By Rachel Hirschfeld, Esq.

Pets are important to your clients. Most pet owners consider their pets as part of their families. A 2001 survey by the American Animal Hospital Association found that 83 percent of pet owners refer to themselves as their pet's "mom" or "dad."
The most effective way for a pet owner to ensure continuity of care for a pet in the event of the owner's incapacity or death is to establish a pet trust.

A Pet Trust Ensures Continuity of Care and Maintains the Pet-Owner Bond if the Client Becomes Incapacitated
The benefits of a pet trust cannot be overstated: the existence of a trust can literally mean the difference between life and death for a pet whose owner has become incapacitated or died. Additionally, a pet trust helps ensure that the pet will be cared for in the manner specified by the owner (who, after all, knows the pet better than anyone else).
Establishing a pet trust also has important benefits for the pet owner, including peace of mind in knowing they have rewarded their pets for their loyalty and affection by ensuring their pet will receive proper care throughout life.
A pet owner's incapacity should not spell the end of this important relationship; this is when the owner most needs the pet's love and companionship. It's well known that pets have a significant impact on a person's physical and mental health. Whether playing a game of "catch" to help a stroke patient improve muscle tone or just being a calm, familiar presence for an owner suffering from Alzheimer's, a pet can play an important role in an incapacitated owner's medical treatment and quality of life. A pet trust can establish the life plan for the pet, including instructions for pet visits with an incapacitated owner if the owner's incapacity prevents the pet and owner from living together.

A Testamentary Bequest Does Not Sufficiently Protect the Pet in the Event of the Owner's Death
Your clients may question the need for a pet trust. Many believe that a testamentary bequest to a Caretaker with directions to use the bequest to care for the client's pet will achieve the same goals of ensuring the pet's comfort and continuity of care. Such a bequest may not be enforceable or sufficient to protect the pet when the owner dies; the legatee can simply take the money and dump the pet at the pound.

Who Can Establish a Pet Trust?

Statutes in 31 states expressly provide for the establishment of a trust with a pet as beneficiary. The majority of these statutes were enacted in the last ten years.1 These statutes are significant because, previously, pets were considered property and could not be beneficiaries of a trust.
Clients in the remaining 19 states are not without a solution. Pursuant to the New York Estates, Powers & Trusts law,2 a grantor who is not a New York domiciliary can create a trust-including a pet trust that is governed by New York law, as long as the Trustee resides, is incorporated in, or is authorized to do business in the state, or is a national bank with offices in New York. The Caretaker and other co-trustees can be located in any state, including a state that does not have a pet trust statute.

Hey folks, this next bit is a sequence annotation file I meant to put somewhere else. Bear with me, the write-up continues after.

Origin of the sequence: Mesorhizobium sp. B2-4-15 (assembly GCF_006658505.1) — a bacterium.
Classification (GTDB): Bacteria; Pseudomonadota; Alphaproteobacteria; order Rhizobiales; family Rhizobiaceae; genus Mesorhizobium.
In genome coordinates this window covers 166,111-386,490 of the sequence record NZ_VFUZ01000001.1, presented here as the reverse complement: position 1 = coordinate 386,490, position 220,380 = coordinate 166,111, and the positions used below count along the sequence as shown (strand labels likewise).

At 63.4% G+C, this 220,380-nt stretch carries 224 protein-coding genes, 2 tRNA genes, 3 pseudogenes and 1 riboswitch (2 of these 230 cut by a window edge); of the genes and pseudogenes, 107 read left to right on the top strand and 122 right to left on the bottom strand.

Pet trusts are not limited to dogs and cats, but may be established for all kinds of companion animals, including birds, horses, reptiles, rodents (hamsters, rabbits, gerbils, guinea pigs, ferrets, etc.), and even fish.

Elements of a Pet Trust

The elements of a pet trust are the same regardless of the state where the trust is established. Every pet trust must, of course, name a trustee. The trustee disburses funds to the Caretaker who carries out the grantor's detailed directions concerning the pet's care and maintenance. The trust instrument may also designate a trust protector to disburse funds to the Caretaker.
The more specific the instructions, the easier it will be for the Caretaker to care for the pet. The pet trust should include specific instructions about all aspects of the pet's care, from the brand of food the pet prefers, to the park where he/she likes to walk, to the grantor's preferred veterinarian and groomer. A client with more than one pet can direct that the pets must live together.
It is not necessary to execute a new trust instrument each time a new animal joins the family. The trust may cover all animals that the grantor owns at the time of incapacity or death. If an animal requires special care, however, it is wise to designate the animal by name and description.
Although it is not technically necessary to fund the pet trust, the named Caretaker may not be as willing to undertake the required responsibilities if funds have not been set aside for the pet's care. It is possible to fund a pet trust with a portion or all of the proceeds of a life insurance policy or any other property. As pet trusts will play an important role if the owner becomes incapacitated, it's recommended that the trust be funded during the grantor's lifetime as well and supplemented upon the grantor's death.

Since 63 percent of U.S. households have pets, it is important to include pet-related questions in your client intake process. When you help your clients establish a pet trust to ensure that their furry, feathered and finned family members will receive on-going proper care in the event of the client's death or incapacity, you demonstrate that you understand and care about all of the relationships which are important to your clients.